Consider the circuit above. I'm struggling to answer the following question:

Suppose the source of “Analog In” to your sample and hold has a Thevenin output resistance of 10K and you want to keep the sample time (when “In 1,3” is high) to a maximum of 1uSec . Is this a problem? Why or why not? If it is a problem, how do you fix it? (Make sure you do not increase voltage droop with your fix.)

I've been staring at the question and don't even know where to start. The only thing I can think of is an op amp buffer, since they seem to fix every problem related to impedance.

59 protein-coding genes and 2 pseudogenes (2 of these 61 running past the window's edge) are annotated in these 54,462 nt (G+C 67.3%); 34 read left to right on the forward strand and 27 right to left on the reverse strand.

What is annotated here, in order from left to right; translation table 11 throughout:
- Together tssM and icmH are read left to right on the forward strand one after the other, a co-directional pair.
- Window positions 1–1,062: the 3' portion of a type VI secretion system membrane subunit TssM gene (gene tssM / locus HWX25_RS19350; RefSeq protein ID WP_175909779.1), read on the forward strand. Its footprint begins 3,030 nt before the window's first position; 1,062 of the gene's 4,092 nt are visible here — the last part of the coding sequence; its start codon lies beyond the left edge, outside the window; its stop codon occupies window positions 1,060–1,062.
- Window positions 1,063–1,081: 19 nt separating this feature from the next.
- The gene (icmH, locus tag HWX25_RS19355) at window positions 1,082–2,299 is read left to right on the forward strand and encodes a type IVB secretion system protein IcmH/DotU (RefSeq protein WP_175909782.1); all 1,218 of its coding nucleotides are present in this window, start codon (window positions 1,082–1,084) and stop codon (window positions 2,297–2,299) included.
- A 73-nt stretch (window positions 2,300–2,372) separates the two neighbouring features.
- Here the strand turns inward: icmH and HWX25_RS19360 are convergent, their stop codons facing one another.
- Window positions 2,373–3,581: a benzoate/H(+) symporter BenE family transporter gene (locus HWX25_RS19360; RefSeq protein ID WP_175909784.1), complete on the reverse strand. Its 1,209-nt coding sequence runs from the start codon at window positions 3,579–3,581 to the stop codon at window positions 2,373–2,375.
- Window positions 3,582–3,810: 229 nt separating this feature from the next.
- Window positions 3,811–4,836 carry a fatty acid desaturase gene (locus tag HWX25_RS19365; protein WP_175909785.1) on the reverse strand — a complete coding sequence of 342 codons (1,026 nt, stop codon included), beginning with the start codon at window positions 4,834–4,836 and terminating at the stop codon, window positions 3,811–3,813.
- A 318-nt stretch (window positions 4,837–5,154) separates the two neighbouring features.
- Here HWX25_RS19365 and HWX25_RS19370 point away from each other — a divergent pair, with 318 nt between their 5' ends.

Note that this is homework, I'm looking for hints that could point me in the right direction and/or a deeper understanding of this circuit.

  • \$\begingroup\$ hint: Analog In has some resistance, and there's a capacitor, so you get an RC low-pass filter. \$\endgroup\$ – helloworld922 Jul 15 '13 at 1:21

Think of the circuit as voltage source charging the capacitor through the output resistance. Will you be able to charge the capacitor in 1us?

  • \$\begingroup\$ Your answer and @helloworld922's comment made it much clearer. It's awfully simple, thanks. \$\endgroup\$ – David Chouinard Jul 15 '13 at 1:52

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